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Epigenetic regulation of endocrine therapy resistance in breast cancer: A systems medicine approach to predict treatment outcome

Periodic Reporting for period 2 - EpiPredict (Epigenetic regulation of endocrine therapy resistance in breast cancer: A systems medicine approach to predict treatment outcome)

Reporting period: 2017-01-01 to 2018-12-31

EpiPredict’s mission was to train 12 early-stage researchers (ESRs) to fully exploit epigenetics of complex diseases. EpiPredict focused on endocrine therapy-induced resistance in Estrogen Receptor positive (ER+) breast cancer. Given frequent treatment failure, resistance prevention and reversal is an urgent clinical problem. We provided intersectorial training employing a timely systems medicine approach combining next-generation epigenetic, gene/protein profiling with innovative gene-specific epigenetic interference and computational modelling. EpiPedict's outstanding expertises and facilities enabled to identify key epigenetic changes underlying endocrine-therapy-induced resistance of impact as diagnostic/prognostic biomarkers to predict, monitor and improve endocrine treatment outcome. Strong involvement of the private sector ensured exploitation of achievements and exposure to an entrepreneurial mind-set. The ESRs gained urgently needed new approaches to address complex diseases taking personalized patient aspects into consideration, being equipped to succeed in their careers driving European translational science.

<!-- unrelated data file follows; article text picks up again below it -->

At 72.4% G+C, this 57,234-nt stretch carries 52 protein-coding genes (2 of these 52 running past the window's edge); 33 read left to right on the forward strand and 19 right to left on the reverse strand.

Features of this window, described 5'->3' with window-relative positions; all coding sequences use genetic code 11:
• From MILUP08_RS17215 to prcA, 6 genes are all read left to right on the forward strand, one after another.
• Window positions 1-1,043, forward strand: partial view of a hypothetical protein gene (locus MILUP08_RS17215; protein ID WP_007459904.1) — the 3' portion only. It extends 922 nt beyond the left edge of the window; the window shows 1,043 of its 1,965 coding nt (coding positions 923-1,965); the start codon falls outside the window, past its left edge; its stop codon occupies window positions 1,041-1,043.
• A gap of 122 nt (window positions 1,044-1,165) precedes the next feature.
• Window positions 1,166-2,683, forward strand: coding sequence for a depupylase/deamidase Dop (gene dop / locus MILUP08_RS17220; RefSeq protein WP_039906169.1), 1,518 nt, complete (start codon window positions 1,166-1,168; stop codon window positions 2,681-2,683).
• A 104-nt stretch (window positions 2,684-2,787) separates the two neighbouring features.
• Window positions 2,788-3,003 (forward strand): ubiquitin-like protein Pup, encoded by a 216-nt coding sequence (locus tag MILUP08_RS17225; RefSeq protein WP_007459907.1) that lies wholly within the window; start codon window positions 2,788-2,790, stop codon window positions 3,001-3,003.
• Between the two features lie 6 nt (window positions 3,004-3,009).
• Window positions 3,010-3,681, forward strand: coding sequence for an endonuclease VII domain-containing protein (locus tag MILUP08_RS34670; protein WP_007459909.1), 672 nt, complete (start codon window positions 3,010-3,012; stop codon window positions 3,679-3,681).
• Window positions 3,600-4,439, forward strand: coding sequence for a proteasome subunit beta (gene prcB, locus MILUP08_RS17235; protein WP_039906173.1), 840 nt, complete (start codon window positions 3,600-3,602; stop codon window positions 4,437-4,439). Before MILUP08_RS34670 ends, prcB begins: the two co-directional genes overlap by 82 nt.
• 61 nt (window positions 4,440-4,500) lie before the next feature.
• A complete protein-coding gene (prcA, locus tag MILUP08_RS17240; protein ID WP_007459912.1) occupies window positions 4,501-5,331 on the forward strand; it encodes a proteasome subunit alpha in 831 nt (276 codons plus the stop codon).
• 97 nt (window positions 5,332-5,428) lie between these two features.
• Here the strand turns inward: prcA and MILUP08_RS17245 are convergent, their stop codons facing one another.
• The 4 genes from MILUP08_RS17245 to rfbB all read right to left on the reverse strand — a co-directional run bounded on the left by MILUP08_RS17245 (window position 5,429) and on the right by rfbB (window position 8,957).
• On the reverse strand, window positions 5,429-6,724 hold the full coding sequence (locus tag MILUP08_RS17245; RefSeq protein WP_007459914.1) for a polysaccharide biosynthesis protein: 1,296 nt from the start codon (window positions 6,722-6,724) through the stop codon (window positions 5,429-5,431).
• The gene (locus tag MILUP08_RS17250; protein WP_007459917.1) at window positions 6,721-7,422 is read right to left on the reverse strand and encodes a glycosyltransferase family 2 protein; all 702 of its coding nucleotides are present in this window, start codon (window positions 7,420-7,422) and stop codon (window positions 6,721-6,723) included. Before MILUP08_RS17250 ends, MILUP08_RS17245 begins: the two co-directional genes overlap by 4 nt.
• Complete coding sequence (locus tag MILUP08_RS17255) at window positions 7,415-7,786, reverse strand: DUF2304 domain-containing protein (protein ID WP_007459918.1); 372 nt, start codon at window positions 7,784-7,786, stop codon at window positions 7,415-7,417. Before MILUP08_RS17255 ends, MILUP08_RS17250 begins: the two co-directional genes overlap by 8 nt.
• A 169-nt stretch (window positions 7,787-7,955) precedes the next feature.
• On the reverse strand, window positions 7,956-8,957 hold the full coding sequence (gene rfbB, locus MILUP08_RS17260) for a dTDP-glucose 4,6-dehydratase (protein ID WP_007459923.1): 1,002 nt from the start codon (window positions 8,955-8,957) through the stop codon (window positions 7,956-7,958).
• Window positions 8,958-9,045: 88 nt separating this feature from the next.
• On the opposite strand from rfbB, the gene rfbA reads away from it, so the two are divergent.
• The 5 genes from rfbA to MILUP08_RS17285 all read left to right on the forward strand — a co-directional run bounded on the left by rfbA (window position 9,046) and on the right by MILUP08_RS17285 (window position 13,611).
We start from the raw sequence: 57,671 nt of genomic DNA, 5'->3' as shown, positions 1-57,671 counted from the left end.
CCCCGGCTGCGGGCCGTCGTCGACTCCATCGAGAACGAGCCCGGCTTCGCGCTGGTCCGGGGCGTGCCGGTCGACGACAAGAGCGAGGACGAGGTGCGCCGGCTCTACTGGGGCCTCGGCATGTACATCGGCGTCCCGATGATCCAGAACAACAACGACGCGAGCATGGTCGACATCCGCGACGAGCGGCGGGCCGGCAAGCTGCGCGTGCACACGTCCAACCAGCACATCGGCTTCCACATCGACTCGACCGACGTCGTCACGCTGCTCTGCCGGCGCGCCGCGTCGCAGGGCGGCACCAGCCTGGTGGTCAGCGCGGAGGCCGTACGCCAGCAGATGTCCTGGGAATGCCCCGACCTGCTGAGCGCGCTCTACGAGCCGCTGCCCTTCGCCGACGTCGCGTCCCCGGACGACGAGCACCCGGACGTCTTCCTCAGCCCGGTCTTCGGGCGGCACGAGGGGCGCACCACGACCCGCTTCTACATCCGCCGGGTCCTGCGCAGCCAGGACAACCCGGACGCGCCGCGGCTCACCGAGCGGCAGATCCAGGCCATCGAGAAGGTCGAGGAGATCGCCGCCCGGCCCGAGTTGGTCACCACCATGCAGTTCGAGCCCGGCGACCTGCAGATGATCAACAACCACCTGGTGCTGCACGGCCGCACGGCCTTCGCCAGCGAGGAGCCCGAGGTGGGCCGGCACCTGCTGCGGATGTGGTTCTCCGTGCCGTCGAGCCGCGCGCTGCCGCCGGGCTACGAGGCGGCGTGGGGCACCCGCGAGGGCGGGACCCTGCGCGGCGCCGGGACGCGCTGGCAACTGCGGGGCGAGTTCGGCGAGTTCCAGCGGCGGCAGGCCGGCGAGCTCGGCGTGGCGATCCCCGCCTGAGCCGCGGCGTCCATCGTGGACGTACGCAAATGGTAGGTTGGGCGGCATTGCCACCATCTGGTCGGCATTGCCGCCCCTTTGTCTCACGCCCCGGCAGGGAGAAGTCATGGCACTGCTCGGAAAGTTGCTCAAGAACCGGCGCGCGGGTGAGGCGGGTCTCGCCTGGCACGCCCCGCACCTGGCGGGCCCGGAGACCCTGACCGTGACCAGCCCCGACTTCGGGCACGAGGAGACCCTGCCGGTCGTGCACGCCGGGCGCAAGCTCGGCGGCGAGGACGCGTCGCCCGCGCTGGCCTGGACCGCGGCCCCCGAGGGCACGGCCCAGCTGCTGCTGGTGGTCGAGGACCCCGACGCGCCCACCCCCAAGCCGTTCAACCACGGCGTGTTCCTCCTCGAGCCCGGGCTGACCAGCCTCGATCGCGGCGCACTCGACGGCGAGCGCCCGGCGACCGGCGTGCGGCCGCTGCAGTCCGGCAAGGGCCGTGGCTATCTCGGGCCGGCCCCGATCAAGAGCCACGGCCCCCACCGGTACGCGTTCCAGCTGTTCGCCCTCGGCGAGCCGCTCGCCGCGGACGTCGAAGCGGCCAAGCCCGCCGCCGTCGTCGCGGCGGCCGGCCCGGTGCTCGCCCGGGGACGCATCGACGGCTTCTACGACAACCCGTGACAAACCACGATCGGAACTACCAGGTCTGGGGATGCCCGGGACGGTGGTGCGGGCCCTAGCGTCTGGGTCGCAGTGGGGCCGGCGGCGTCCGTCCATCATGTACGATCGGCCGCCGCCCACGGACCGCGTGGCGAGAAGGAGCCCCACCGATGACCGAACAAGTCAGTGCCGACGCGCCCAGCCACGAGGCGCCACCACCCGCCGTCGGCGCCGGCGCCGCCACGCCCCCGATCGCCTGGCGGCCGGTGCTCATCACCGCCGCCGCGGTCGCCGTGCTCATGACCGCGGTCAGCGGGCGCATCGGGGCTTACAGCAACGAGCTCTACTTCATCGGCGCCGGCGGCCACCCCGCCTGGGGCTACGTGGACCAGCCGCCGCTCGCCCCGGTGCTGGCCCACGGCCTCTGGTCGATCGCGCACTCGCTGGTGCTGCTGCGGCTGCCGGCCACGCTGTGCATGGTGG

EpiPredict research-training
ESR1/B1 developed a stochastic model to interpret the role of transcriptional regulation of hypervariable genes for resistance development (experimentally tested by ESR3/B1). A cell line-specific Genome-Scale Metabolic Model was created integrating transcriptomic data (from B2) to interpret metabolic-based resistance (collaboration ESR7/B4).

ESR2/B1 worked on elucidating pathways that change during resistance acquisition in breast cancer cell lines performing integrative analysis of multi-omics (epigenetic) data (from ESR5/B3). A novel method was developed to follow breast cancer resistance acquisition.

ESR3/B1 characterised transcription cell-to-cell variability in drug treated breast cancer cell lines using single molecule RNA FISH. Single molecule RNA FISH and single cell transcriptomic data (from B2) were compared allowing to calibrate transcriptomic data. A stochastic model predicting nascent gene expression for bursty/non-bursty genes is produced (with ESR1/B1) and tested.